No tracks found into library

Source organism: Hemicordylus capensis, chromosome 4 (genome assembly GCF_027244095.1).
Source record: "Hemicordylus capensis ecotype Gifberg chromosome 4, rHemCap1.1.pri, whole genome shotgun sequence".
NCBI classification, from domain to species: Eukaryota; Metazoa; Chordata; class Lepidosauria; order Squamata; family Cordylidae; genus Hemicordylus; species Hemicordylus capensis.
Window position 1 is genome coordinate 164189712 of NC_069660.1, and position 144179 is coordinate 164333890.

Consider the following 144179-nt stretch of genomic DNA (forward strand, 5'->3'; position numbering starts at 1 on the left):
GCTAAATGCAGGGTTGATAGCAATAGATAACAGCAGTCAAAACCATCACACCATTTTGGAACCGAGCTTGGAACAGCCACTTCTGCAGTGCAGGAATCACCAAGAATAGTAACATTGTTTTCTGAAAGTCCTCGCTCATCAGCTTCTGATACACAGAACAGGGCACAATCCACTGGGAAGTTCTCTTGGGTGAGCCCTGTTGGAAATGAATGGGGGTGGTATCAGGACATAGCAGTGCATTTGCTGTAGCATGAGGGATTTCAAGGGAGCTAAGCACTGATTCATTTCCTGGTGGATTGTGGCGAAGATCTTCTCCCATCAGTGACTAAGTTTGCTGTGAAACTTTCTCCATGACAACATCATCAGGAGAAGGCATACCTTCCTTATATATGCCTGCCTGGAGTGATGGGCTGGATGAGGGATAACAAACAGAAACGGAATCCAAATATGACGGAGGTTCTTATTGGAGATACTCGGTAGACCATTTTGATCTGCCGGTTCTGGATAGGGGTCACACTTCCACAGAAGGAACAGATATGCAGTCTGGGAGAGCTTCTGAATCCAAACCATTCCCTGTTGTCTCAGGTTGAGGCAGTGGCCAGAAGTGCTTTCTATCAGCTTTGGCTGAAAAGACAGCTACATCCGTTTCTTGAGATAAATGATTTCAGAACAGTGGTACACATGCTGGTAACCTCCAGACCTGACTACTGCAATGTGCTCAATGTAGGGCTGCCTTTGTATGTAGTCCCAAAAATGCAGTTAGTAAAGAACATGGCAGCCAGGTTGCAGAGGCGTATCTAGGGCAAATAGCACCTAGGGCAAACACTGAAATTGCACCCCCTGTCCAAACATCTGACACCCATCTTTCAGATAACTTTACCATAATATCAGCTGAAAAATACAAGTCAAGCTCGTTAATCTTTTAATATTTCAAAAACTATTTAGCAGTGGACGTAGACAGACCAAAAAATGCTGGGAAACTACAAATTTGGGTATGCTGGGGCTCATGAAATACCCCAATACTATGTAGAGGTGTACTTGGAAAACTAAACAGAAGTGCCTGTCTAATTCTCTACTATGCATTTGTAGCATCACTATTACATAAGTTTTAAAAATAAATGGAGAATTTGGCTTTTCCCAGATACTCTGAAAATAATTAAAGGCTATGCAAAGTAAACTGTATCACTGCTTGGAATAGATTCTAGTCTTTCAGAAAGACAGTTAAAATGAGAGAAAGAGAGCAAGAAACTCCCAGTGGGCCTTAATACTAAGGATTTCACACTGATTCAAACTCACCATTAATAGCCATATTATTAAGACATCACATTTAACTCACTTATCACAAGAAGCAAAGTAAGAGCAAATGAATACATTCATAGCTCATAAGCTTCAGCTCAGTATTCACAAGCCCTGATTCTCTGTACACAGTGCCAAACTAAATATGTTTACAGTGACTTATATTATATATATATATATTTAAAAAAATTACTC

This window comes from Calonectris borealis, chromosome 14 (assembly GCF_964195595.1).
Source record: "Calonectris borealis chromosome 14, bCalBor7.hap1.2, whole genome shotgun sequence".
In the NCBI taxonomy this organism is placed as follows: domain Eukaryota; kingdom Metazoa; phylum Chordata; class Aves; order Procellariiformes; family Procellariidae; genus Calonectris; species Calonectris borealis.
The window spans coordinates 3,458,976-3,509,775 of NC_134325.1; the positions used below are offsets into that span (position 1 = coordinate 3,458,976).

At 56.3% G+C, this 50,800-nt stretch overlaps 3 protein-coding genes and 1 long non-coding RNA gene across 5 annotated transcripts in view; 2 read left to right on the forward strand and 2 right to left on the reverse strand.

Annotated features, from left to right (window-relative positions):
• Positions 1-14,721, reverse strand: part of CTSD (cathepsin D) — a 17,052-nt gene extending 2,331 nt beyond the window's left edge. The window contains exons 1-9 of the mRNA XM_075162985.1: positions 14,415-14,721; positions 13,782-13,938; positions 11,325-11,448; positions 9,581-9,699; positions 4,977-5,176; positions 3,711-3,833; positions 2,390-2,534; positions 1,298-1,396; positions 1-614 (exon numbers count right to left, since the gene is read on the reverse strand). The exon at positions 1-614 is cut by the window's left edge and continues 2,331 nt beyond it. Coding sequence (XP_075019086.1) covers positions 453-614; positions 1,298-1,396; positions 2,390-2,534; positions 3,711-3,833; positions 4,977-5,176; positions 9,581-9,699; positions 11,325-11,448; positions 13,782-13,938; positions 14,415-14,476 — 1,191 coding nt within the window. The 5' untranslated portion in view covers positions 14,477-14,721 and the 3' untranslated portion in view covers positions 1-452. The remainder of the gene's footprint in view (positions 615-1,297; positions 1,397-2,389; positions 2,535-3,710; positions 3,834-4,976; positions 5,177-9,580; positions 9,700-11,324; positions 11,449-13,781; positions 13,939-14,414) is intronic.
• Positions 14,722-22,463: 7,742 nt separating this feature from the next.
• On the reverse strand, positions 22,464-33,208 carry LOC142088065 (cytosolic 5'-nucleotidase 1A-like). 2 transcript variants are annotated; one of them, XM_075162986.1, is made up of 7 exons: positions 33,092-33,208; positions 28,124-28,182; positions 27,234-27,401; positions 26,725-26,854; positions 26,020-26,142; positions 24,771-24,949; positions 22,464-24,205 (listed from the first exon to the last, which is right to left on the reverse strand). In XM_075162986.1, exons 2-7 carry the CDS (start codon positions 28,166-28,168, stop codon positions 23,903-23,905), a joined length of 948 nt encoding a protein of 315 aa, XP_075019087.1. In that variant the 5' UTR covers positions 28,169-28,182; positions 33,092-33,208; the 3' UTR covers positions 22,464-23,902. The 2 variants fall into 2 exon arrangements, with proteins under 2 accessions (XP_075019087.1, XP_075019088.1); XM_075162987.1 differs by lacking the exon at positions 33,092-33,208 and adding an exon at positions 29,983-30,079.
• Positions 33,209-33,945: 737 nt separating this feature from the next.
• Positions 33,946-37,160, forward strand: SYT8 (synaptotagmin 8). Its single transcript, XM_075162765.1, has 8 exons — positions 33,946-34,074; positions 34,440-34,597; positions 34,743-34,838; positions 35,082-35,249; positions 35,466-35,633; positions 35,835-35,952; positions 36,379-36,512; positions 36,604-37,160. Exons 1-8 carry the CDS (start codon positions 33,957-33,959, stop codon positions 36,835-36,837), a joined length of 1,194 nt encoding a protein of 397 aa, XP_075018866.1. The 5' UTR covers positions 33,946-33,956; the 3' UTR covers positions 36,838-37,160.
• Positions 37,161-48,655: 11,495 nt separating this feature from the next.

Jane's Addiction was an influential alternative rock band from Los Angeles formed in 1986. The band's name refers to Jane Bainter, a now ex-heroin addict, who was a housemate of the band. The band dissolved in the early 1990s, and returned in the early 2000s, before breaking up yet again. The band was influenced by punk, gothic rock, metal, funk, hard rock, and psychedelic styles; lead singer Perry Farrell once described the band as a cross between Duke Ellington and Bad Brains. But then again he was also high quite a lot. Formed out of the ashes of frontman Perry Farrell's previous band, Psi-com, Jane's Addiction is often compared to iconic '70s rockers Led Zeppelin. In the summer of 1985, Farrell was searching for a new bass player for the faltering Psi-com when he was introduced to Eric Avery. Although Farrell and Avery worked well together, Psi-com disbanded before they managed to play live with their new bassist. Later, Eric's sister introduced the duo to Stephen Perkins. Following this fortuitous introduction, Perkins suggested his friend (and Dizastre bandmate) Dave Navarro might be a suitable guitar player for the new band, dubbed "Jane's Addiction" in honor of Farrell's housemate, Jane Bainter. With this lineup, the band released three albums: Jane's Addiction, Nothing's Shocking, and Ritual de lo Habitual. Though the band had only released two studio albums and one live (Jane's Addiction), their effect on the rock and alternative music scenes was enormous. They became the poster children for a new wave of artful and thoughtful rockers who were eschewing the confinements of commercial rock music and stretching to express themselves both musically and theatrically. In their hey-day, Farrell created Lollapalooza, the alternative rock festival that revolutionized the North American concert promotion world by bringing together an ecclectic mix of musicians, exhibitors, and attractions for a high energy weekend of music and alternative lifestyles. The "Ripple" single that the band produced for the Grateful Dead tribute album Deadicated was the final studio track for this incarnation of the band. Internal strife and rampant drug usage lead the band to break up in 1991 after playing two nights at Hawaii's Aloha Tower; with Perkins and Farrell performing the final show completely naked, without incident. The band members pursued other projects in the 1990s. Farrell and Perkins formed another band Porno for Pyros which had some success. Dave Navarro joined Red Hot Chili Peppers, standing in for John Frusciante who had left the band to pursue his heroin addiction. Navarro lasted one album for Red Hot Chili Peppers - 1995's One Hot Minute, but a combination of poor sales (only 5 million, less than half that of their preceeding Blood Sugar Sex Magik), and 'creative differences' (possibly fuelled by Navarro jokingly commenting that the Chili Peppers were "his band now") resulted in Navarro being fired from the band shortly afterwards. The Jane's Addiction briefly reformed in 1997 for the Jane's Relapse tour, with Red Hot Chili Peppers bassist Flea replacing Avery, after Avery declined an invitation to rejoin the band. In 2001, Jane's Addiction rose from the ashes again for a full blown tour. Again, Avery declined involvement. With Flea busy with the Chili Peppers, Porno for Pyros bassist Martyn LeNoble was brought in to fill the gap. Following the success of this tour, the band decided to record a follow-up album to 1990's Ritual De Lo Habitual and brought in Chris Chaney to replace LeNoble on bass. They entered the studio with legendary producer Bob Ezrin in 2001, recording as a band for the first time in over ten years. The result was their final album, Strays. The band spent 2003 on an extensive worldwide touring in support of Strays, including, in a homecoming of sorts, a summer headliner slot in a reincarnated Lollapalooza US tour. Following the 2003 tour, Jane's Addiction broke up again, according to guitarist Dave Navarro's site in June 2004. Although details surrounding the band's demise are sparse, Navarro claimed that the reasons for the breakup were essentially the same as they were in 1991. Navarro, Perkins, and Chaney have since formed a new band, The Panic Channel, with singer Steve Isaacs. They released their debut album (ONe) on August 15th 2006. Perry Farrell has also moved onto a new project entitled The Satellite Party and unveiled material at Lollapalooza 2005. Their last #1 single was Just Because, but their most popular song was arguably Jane Says, despite the fact that it was never officially released as a single. A Best of Jane's Addiction compilation album was released on September 19, 2006. Also in 2006, the song 'Stop!' was used as part of the soundtrack to the hit console game 'Guitar Hero II'. Read more on Last.fm. User-contributed text is available under the Creative Commons By-SA License; additional terms may apply.